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How to tackle common DIY tasks

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Those pesky little problems aren’t going to sort themselves out, so strap on your tool belt and get to work.

 Man with toolbelt

More than half of people under 35 don’t know how to do simple DIY jobs around the house, according to our research.

Well, we’re here to help. Here are some quick, step-by-step tips for some of the more common home improvements that will bring out your inner handyman.

How to fix a leaky tap

Man fixing sink

1. Turn off the water.

This is important – you don’t want to flood your house from the inside.

There should be a handle under the sink that lets you do this. If not, you can turn off the water at the mains using the outside stopcock.

Just turn the valve clockwise a few times and wait a few minutes.

You can also turn the tap on to drain any excess water.

2. Remove the handle and any body covers. 

Most taps have a visible screw between the handle and the body of the tap – unscrew this and pull the handle off.

3. Take out the tap headgear.

You should see the tap headgear held in place by a nut at the top. Use an adjustable spanner to remove this nut and take out the headgear.

4. Replace the washer and re-assemble the tap.

Most leaks are caused by a damaged washer at the bottom of the headgear. Replacing it usually fixes the problem.

5. Turn the water back on and test that everything’s working fine.

TOP TIP: Put the plug in the sink before you start taking the tap apart. This’ll make sure no small screws and nuts fall down the plughole.

How to replace a broken toilet seat

 Bathroom toilet

1. Measure the width and length of your seat before you buy a new one.

There’s no “one size fits all” when it comes to toilet seats.

2. Remove the old seat.

There should be bolts that go through the hinges to connect the seat to the base. Unscrew the nuts on the underside and lift the old seat off.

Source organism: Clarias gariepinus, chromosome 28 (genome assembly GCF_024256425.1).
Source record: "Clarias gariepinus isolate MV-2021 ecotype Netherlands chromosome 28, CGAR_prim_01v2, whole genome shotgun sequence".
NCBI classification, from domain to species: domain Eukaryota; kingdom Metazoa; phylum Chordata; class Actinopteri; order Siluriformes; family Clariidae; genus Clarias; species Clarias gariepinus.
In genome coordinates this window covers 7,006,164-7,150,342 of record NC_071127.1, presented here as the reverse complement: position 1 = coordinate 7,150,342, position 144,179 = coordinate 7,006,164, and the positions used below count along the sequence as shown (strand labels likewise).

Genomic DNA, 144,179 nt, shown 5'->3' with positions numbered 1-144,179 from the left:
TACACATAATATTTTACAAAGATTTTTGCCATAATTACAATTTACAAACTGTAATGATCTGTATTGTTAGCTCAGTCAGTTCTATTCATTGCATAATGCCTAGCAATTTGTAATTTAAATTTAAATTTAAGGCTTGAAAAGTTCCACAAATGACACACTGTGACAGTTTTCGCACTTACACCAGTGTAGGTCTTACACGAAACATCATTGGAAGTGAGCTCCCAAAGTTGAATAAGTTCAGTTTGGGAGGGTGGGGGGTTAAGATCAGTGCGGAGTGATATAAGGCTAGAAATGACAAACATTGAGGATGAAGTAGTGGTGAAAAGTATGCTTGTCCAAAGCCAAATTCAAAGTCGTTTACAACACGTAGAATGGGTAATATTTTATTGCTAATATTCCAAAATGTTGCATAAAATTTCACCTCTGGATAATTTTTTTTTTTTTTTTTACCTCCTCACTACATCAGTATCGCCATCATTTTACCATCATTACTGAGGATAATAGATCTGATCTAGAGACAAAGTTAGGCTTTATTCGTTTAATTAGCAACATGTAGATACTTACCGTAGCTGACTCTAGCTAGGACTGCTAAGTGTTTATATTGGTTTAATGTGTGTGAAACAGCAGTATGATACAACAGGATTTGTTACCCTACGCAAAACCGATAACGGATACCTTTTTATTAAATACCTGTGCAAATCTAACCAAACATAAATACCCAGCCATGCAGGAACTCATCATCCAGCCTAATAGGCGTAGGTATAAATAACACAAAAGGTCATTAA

3. Clean the toilet base.

Pay close attention to the bolt holes where the old seat was fixed – there’s usually a build-up of grime here.

4. Line up your new seat with the base and push the bolts through the hinges.

5. Place and tighten the nuts to secure the seat.

How to fix a creaky floorboard

 Lady with hammer

1. Lift up the carpet or anything covering up the offending floorboard.

2. Sprinkle some talc or flour around the board and on the nails.

Creaking is sometimes caused by friction between the board and the nails, so this should ease this friction and stop the creaking.

3. If that doesn’t work, get some 50-60mm screws and screw them in right next to the existing screws or nails.

Another cause of creaking is that the floorboard has come loose from the supporting joists.

Adding new screws in next to the existing ones makes sure that you’re fixing the board to the joist, and not drilling through a cable or pipe.

How to clean wine stains from carpet with household ingredients

Red wine split on carpet

1. Blot away the excess liquid with a piece of kitchen roll or a clean cloth.

Do not rub – you’ll only make it worse. Start from the outside and work your way in.

2. Cover the stain in salt.

Get some table salt and pour it over the stain so that it’s no longer visible. Wait until the salt changes colour and vacuum it up.

The salt will help absorb the liquid from the carpet before it dries in.

3. Mix one part cold water with one part white vinegar and add baking soda until you make a paste.

Apply the paste to the stain and blot it in using a clean cloth.

4. Wait a few minutes and blot out the mixture.

If there’s still some paste left, add some cold water to the stain and repeat until the carpet is clean.

How to replace broken bathroom wall tiles

 DIY in kitchen

1. Remove the grouting that surrounds the broken tile with a sharp knife.

2. Use a putty knife to lift out the loose tile.

If the tile is too big, hold a cloth over it and hit with a hammer to break into smaller pieces before removing them.

3. Scrape off any adhesive left on the wall and apply a fresh coat of adhesive.

4. Put the new tile in place.

The adhesive should let you get the position as you want it before it sets.

5. Grout around the new tile, then wipe with a damp cloth.

It’s as simple as that! If you’re not too confident in your DIY abilities, or if the job looks more complicated, then it’s probably worth getting in a professional.

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